This section provides hands-on walkthroughs for how to build the user interface of popular apps and screens with SwiftUI.
How to build the beautiful Weather app that first appeared in iOS 15.
We’re going to pull apart then rebuild the user interface from the Weather app that shipped with iOS 15 onwards. The app itself is remarkably big, but we’re going to cherry pick all the interesting bits – starting with clouds…
One of the most beautiful parts of the Weather app is the way it smoothly transitions between day and night – it doesn’t just go from black to blue, but instead mimics both sunrise and sunset, smoothly animating between the two. In this tutorial we’re going to recreate that same effect in our own app.
Now that we have a working day/night cycle, we’re going to follow that up with a subtle but beautiful effect: we’ll dynamically tint our clouds so they glow with sunrise and sunset, and look darker at night time.
At night the weather app usually shows stars, although if you live in my town chances are they are usually obscured by clouds! These stars aren’t as simple as you might think, so we need to get a bit creative…
5. Rendering rain and snow, part 1
One of the most fascinating and beautiful effects in the Weather app is the use of rain and snow: some particles that fall gracefully, and some that pile up on the user interface. Building this means taking your
Canvas skill up a notch, so let’s get into it…
6. Rendering rain and snow, part 2
Now that our Weather app supports both rain and snow, we can progress onto an even more advanced effect: making those weather particles appear to interact with the rest of our user interface! This uses a fun trick, but it takes a little thinking…
It’s time for us to build one of the most eye-catching effects in the weather app: the fantastic bolts of lightning that arc down, fork off randomly, and really add some drama to stormy days. This is going to be good…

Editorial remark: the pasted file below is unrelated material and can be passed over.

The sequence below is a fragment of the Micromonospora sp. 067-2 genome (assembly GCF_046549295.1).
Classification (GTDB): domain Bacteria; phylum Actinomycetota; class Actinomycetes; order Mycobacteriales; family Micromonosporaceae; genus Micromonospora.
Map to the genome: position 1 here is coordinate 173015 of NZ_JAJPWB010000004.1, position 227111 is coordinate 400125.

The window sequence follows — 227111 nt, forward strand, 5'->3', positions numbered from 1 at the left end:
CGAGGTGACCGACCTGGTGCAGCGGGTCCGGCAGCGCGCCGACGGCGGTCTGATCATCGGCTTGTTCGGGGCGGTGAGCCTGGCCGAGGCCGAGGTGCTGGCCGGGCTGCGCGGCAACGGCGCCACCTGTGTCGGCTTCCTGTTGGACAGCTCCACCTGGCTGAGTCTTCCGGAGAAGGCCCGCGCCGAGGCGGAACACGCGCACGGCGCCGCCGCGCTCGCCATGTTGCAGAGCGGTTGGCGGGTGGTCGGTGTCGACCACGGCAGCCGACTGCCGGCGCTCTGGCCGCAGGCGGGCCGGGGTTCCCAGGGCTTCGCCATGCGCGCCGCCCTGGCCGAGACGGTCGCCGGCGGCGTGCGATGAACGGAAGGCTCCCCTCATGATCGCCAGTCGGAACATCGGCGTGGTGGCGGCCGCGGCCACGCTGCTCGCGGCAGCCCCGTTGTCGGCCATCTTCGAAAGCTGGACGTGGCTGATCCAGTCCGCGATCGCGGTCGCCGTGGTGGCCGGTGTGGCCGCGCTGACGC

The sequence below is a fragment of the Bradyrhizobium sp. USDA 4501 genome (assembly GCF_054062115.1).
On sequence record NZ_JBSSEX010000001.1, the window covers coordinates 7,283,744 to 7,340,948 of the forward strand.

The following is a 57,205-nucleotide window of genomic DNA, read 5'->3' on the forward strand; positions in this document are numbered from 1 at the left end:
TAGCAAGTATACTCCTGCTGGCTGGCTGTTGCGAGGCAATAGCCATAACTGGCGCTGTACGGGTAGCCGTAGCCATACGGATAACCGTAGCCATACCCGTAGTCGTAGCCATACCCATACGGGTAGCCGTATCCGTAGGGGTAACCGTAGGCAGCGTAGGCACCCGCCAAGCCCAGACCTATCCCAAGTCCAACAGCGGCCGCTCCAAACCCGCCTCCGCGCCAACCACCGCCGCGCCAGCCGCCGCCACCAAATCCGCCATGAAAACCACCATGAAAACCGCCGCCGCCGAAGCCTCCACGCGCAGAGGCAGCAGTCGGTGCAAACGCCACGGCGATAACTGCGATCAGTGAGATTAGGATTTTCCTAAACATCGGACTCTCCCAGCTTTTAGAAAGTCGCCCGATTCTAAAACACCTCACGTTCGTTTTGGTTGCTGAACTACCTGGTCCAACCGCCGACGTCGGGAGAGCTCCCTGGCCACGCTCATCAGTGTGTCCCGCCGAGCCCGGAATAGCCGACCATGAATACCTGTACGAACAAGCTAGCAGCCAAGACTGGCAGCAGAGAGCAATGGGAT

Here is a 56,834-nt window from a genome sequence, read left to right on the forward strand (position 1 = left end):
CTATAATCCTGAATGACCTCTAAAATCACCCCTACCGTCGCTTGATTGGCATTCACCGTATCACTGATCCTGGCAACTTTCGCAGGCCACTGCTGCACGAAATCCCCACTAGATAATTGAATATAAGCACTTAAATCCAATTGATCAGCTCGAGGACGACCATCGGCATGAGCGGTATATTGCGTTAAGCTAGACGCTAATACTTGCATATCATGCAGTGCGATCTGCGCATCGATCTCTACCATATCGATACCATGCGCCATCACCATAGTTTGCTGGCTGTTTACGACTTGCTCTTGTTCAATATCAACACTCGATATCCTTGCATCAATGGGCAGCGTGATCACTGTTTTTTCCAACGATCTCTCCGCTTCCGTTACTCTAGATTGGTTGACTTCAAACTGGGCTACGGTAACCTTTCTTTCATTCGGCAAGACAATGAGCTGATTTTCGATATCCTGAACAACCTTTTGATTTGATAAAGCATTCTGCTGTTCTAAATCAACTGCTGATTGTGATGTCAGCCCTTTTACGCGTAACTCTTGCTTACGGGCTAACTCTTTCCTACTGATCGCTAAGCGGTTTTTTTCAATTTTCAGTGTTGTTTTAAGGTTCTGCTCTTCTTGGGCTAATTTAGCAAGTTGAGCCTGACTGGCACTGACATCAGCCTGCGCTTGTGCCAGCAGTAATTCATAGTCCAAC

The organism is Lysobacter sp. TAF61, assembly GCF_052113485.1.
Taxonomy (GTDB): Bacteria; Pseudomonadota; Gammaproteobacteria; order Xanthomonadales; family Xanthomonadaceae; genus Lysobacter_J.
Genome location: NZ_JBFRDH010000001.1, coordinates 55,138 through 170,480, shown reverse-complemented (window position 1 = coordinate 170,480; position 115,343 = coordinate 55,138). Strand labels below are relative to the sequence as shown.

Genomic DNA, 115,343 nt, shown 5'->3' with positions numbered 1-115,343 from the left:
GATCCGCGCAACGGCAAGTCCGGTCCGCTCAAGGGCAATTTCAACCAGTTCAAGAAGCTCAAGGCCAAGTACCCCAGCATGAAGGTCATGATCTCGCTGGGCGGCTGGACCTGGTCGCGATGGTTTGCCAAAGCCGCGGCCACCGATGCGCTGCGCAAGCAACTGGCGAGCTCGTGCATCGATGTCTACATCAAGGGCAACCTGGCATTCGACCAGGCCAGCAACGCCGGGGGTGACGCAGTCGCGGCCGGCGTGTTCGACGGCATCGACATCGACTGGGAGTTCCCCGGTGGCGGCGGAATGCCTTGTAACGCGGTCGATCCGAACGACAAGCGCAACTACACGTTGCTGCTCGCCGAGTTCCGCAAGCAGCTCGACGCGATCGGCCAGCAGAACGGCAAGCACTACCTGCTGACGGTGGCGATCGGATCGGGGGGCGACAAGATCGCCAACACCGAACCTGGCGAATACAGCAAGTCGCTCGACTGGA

Okay, so the lightning effect took a lot of work, but now we’re on to something much easier: adding some sunshine. This is place ripe for experimentation, but we can get something good with remarkably little work.
Large parts of Apple’s Weather app is about bringing little sparks of joy to an otherwise very serious, fact-driven experience, but none more so than the random little meteors that fly by on starry nights. They move so fast so you might be tempted to skip over them, but I think it’s definitely worth exploring and having some fun with!
Other popular user interfaces you might want to try.
1. Remaking the iOS lock screen
In this article we’re going to look at how easy it is to rebuild the iOS lock screen. Yes, this isn’t hard, but along the way I think you’ll pick up a few cool SwiftUI tricks, including better date formatting, haptic buttons, and more.
In this article we’re going to look at how to rebuild the Tips app using SwiftUI, including how to make scrolling tabs of content, how to get a parallax scrolling effect, and more.
3. Remaking the welcome screen
Few things in SwiftUI are quite so easy and yet quite so rewarding as rebuilding Apple’s welcome screens. In this article we’ll do just that, making it flexible enough to adapt easily for your own apps.
Apple’s clock design has gone through a number of iterations over the years (not least for legal reasons!), and in this project we’ll seek to recreate the design used for the Clock app icon as of iOS 16.